It was awful! If I knew then what I know now... I would not have treated her at this time. It was too early in our bonding period.

After treatment, she was better for 1 week until the symptoms returned. Months later, we repeated the treatment with the same results. I had a Canadian pharmacist confirm the doses, and the medicine was obtained from a Western Doctor in a upscale hospital, at a very reputable pharmacy. There was nothing wrong with the dosage, or the medicine - well, aside from the fact that it is not effective! (Doctors in your hometown will automatically assume that your child was not 'properly' treated due to the perception of lack of quality med care. In some cases this could be correct, but in the case of Kenya, it is not.)

Upon returning to Canada, we immediately had her tested again. She tested positive again as we suspected. Our Doctor wanted to subscribe her with Flagyl again. I refused. This medicine is not pleasant stuff... administering it, and on our little one's bodies. I refused to have her go through that again for nothing.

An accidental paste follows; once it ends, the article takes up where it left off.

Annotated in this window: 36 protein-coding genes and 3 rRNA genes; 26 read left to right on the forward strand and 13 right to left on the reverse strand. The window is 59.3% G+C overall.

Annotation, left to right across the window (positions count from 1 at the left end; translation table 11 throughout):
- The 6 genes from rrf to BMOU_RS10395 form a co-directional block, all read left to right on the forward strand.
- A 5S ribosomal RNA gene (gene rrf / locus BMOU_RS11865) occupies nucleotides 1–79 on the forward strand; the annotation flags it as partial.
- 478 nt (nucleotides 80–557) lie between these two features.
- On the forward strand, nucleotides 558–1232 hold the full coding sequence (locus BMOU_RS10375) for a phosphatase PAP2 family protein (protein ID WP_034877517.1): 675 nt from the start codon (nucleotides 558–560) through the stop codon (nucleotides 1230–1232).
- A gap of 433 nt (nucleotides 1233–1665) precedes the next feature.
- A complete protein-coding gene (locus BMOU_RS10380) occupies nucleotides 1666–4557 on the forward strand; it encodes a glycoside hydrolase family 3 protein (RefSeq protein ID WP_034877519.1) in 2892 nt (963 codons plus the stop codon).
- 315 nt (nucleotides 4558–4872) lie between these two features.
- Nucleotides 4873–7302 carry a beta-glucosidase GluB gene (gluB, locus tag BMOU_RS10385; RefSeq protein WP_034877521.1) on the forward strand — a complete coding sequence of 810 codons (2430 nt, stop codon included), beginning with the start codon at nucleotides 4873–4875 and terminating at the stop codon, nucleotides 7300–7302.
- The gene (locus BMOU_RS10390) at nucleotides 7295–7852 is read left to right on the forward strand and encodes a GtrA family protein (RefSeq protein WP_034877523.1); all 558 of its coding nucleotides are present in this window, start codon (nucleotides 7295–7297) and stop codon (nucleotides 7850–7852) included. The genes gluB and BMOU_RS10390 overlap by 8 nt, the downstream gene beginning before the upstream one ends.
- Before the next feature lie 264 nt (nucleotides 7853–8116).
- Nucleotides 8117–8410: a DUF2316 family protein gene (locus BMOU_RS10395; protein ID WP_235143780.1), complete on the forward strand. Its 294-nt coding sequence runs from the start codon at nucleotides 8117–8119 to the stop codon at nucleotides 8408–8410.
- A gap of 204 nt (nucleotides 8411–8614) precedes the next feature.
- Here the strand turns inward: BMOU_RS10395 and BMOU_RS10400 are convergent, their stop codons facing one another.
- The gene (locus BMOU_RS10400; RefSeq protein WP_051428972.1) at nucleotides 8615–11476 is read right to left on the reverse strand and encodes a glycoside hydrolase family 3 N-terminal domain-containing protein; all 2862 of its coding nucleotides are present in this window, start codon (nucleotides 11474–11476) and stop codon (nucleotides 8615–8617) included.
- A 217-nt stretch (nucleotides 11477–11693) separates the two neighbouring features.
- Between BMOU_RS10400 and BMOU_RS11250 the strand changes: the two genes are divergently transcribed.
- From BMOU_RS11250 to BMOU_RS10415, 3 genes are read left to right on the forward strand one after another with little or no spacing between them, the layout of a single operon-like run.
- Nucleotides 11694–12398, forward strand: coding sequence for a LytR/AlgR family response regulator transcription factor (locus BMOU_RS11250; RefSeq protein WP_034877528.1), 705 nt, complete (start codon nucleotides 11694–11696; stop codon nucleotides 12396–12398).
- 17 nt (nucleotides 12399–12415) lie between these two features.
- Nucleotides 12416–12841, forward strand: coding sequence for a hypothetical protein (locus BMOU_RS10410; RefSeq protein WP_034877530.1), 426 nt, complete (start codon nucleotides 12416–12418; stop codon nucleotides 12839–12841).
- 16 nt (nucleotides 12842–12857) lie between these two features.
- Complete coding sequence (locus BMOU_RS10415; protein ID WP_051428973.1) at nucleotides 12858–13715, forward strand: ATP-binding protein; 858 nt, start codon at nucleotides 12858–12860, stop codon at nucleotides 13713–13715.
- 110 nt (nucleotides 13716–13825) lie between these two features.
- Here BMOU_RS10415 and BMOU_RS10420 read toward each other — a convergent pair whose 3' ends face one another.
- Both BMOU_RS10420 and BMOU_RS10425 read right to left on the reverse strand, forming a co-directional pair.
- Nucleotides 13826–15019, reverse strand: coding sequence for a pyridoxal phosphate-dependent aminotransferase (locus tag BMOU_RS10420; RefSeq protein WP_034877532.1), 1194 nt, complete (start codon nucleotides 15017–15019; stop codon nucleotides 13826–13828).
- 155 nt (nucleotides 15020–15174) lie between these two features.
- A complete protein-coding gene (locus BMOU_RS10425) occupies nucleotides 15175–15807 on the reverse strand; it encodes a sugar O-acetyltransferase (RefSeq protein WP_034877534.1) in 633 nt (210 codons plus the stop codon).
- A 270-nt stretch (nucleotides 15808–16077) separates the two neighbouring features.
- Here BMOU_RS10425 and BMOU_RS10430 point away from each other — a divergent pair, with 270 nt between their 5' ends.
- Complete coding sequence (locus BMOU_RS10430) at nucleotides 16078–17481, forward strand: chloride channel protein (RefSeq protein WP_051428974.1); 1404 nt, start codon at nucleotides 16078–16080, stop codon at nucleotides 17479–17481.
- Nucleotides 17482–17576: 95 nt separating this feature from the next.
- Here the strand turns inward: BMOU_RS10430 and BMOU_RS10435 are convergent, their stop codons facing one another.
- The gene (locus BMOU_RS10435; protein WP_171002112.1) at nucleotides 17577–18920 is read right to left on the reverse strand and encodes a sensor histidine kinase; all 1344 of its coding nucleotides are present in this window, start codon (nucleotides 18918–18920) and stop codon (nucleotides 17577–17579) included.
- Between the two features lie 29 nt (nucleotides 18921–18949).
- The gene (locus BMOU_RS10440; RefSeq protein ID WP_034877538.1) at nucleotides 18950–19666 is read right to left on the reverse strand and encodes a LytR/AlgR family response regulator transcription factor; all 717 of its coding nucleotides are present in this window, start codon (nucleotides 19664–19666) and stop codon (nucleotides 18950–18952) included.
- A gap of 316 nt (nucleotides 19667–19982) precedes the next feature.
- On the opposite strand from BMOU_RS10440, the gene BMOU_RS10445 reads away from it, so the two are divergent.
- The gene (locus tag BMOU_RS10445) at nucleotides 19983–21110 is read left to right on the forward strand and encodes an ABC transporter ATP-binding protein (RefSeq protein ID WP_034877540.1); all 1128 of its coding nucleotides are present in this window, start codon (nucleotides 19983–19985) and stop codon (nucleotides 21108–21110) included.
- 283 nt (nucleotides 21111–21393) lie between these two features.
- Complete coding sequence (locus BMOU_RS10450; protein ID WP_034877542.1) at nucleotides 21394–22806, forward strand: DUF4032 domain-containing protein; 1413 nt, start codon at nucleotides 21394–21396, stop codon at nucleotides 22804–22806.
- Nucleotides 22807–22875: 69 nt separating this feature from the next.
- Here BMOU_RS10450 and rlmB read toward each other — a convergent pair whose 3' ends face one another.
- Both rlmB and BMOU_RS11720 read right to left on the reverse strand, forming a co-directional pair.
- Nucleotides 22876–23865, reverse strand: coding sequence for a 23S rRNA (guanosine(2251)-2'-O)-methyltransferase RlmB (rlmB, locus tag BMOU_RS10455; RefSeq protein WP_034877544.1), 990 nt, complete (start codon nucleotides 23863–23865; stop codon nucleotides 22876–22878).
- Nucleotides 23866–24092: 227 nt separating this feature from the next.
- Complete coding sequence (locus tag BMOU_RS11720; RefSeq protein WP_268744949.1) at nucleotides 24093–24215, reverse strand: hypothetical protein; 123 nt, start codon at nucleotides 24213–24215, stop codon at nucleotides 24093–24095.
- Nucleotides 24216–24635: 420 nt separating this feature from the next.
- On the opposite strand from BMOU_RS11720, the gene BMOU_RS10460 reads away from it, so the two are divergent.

Our Doctor consulted with a pediatrician at the Children's Hospital in Vancouver for an alternative medicine. He simply recommended Flagyl. Once again, I refused.

Where the heck are the adoption specialist Doctors? I have yet to hear of a case of Giardias in an adopted child successfully being treated by Flagyl!

So I hit FB and the message boards to get an answer from the experts - Adoptive Parents.

What I discovered was many of them had similar stories! In fact, friends of ours had a little one (Baby 'B') who was treated twice in country (after 2 negative test results!!) and was referred to a specialist here in Canada who had him treated two more times with Flagyl before they would even consider other alternatives! 1 - 2 - 3 - FOUR times this 2 yr old was treated with Flagyl in one year, with no effect! (And did you catch it - he tested negative twice before being tested positive. This is a sneaky bug folks.)

What IS the effective treatment?